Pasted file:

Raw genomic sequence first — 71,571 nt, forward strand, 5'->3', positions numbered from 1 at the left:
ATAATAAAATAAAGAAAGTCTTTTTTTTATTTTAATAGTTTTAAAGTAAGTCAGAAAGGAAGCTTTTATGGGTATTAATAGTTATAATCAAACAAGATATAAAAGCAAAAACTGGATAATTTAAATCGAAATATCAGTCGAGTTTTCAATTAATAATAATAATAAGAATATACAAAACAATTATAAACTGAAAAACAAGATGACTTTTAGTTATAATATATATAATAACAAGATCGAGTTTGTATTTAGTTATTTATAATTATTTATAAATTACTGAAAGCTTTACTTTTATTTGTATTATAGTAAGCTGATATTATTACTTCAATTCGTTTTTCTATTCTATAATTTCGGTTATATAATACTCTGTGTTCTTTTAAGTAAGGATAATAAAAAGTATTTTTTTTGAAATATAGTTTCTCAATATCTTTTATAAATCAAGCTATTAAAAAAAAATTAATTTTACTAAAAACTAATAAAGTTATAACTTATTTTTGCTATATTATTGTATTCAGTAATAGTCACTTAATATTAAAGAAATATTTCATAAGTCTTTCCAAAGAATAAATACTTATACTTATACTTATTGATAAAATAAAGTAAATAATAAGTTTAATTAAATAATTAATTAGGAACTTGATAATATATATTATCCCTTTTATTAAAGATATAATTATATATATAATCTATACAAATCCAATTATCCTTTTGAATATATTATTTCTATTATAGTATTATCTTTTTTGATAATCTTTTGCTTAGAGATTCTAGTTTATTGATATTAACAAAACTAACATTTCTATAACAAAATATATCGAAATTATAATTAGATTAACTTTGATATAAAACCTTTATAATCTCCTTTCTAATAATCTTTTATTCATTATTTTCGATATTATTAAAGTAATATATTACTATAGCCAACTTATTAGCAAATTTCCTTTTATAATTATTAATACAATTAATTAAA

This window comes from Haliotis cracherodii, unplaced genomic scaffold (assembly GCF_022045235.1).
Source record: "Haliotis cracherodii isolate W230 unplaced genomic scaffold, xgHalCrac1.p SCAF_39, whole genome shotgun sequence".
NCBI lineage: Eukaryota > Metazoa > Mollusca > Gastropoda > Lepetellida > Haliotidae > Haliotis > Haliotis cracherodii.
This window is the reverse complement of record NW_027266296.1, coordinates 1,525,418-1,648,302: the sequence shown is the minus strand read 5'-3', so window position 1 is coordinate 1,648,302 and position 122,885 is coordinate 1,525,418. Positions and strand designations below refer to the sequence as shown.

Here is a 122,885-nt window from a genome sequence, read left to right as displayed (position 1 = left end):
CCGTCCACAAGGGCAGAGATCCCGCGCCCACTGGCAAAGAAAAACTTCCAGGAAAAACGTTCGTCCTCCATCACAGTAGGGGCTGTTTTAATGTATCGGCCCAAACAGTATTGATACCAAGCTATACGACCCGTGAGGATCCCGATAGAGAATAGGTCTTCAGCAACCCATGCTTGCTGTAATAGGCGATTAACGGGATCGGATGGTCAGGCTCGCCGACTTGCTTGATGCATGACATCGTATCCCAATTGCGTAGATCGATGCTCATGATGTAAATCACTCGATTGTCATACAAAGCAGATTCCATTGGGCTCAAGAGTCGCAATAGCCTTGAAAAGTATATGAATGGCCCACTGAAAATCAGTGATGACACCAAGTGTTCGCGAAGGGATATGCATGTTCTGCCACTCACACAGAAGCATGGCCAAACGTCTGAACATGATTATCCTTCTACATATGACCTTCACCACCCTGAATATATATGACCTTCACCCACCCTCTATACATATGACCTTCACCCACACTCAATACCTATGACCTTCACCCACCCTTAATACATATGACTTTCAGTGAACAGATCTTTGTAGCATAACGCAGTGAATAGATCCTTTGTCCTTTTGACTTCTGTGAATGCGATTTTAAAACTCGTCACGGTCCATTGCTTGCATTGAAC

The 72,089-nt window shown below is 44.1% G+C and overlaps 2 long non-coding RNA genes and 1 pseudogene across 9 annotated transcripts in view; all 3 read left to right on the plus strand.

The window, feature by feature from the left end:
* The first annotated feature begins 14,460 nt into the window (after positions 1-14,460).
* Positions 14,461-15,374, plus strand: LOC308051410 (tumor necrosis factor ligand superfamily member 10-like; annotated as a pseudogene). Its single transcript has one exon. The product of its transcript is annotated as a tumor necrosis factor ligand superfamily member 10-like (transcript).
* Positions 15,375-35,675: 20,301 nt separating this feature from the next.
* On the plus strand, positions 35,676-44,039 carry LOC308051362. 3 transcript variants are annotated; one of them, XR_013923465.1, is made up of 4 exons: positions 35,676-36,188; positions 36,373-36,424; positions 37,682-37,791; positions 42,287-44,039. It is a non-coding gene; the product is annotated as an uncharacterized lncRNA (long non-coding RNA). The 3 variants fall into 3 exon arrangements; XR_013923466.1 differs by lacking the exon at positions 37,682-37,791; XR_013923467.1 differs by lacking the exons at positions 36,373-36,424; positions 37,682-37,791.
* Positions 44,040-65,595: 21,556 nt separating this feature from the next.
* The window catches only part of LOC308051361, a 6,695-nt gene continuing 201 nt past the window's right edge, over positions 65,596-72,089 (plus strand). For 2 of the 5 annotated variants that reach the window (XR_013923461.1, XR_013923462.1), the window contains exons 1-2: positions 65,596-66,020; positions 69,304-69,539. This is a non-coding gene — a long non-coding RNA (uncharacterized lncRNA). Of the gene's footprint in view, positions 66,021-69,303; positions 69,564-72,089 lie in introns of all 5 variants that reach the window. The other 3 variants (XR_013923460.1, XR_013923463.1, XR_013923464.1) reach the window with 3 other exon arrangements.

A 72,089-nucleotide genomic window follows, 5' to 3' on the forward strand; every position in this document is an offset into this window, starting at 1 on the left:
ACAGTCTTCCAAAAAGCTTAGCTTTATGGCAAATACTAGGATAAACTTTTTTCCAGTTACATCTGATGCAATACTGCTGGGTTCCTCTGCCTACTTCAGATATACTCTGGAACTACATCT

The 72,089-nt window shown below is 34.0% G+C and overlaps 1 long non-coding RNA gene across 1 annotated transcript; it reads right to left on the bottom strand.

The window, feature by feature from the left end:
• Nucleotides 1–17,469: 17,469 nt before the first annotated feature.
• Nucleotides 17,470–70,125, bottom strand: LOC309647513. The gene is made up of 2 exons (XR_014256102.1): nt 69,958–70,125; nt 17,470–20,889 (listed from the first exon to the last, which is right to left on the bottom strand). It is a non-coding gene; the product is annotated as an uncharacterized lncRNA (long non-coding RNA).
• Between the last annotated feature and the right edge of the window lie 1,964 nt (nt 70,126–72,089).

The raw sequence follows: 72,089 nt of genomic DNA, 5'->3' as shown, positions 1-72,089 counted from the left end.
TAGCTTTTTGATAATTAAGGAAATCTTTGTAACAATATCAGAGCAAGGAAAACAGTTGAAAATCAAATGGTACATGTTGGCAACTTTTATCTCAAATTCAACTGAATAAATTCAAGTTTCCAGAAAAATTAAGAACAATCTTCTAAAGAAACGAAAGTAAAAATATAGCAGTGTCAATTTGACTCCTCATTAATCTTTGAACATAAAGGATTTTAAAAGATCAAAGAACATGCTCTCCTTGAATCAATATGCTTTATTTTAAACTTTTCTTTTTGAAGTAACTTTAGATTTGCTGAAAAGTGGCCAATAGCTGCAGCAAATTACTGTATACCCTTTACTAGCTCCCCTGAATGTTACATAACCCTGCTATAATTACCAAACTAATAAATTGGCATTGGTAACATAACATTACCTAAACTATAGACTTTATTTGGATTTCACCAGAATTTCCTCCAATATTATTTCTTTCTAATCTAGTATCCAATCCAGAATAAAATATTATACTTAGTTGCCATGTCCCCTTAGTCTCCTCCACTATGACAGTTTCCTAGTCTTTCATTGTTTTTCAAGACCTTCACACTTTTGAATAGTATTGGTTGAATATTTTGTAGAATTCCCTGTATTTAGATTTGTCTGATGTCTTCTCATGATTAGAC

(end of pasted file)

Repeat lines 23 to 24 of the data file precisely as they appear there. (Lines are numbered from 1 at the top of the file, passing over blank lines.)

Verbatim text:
• Between the last annotated feature and the right edge of the window lie 1,964 nt (nt 70,126–72,089).

The raw sequence follows: 72,089 nt of genomic DNA, 5'->3' as shown, positions 1-72,089 counted from the left end.